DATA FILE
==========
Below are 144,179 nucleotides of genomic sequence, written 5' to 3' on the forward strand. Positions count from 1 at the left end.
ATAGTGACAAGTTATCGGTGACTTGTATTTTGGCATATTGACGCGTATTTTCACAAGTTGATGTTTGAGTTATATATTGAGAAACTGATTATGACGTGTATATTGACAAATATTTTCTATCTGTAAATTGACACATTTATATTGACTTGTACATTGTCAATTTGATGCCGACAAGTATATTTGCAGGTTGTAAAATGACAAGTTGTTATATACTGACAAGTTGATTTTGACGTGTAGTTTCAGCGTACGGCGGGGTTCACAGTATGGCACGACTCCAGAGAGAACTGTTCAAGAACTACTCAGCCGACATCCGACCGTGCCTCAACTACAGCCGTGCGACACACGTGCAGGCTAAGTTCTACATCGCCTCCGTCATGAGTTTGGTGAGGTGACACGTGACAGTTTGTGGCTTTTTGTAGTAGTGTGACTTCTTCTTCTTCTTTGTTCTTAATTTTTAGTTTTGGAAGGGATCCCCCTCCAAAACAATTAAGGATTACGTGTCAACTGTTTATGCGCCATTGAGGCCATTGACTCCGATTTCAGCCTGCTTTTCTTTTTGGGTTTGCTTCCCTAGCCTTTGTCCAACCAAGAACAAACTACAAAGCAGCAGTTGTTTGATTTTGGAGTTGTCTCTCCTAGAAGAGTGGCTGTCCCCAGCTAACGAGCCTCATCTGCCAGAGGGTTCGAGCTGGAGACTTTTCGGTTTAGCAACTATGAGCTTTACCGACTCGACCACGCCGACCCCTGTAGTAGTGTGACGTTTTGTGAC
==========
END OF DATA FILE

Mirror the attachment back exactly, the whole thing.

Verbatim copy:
Below are 144,179 nucleotides of genomic sequence, written 5' to 3' on the forward strand. Positions count from 1 at the left end.
ATAGTGACAAGTTATCGGTGACTTGTATTTTGGCATATTGACGCGTATTTTCACAAGTTGATGTTTGAGTTATATATTGAGAAACTGATTATGACGTGTATATTGACAAATATTTTCTATCTGTAAATTGACACATTTATATTGACTTGTACATTGTCAATTTGATGCCGACAAGTATATTTGCAGGTTGTAAAATGACAAGTTGTTATATACTGACAAGTTGATTTTGACGTGTAGTTTCAGCGTACGGCGGGGTTCACAGTATGGCACGACTCCAGAGAGAACTGTTCAAGAACTACTCAGCCGACATCCGACCGTGCCTCAACTACAGCCGTGCGACACACGTGCAGGCTAAGTTCTACATCGCCTCCGTCATGAGTTTGGTGAGGTGACACGTGACAGTTTGTGGCTTTTTGTAGTAGTGTGACTTCTTCTTCTTCTTTGTTCTTAATTTTTAGTTTTGGAAGGGATCCCCCTCCAAAACAATTAAGGATTACGTGTCAACTGTTTATGCGCCATTGAGGCCATTGACTCCGATTTCAGCCTGCTTTTCTTTTTGGGTTTGCTTCCCTAGCCTTTGTCCAACCAAGAACAAACTACAAAGCAGCAGTTGTTTGATTTTGGAGTTGTCTCTCCTAGAAGAGTGGCTGTCCCCAGCTAACGAGCCTCATCTGCCAGAGGGTTCGAGCTGGAGACTTTTCGGTTTAGCAACTATGAGCTTTACCGACTCGACCACGCCGACCCCTGTAGTAGTGTGACGTTTTGTGAC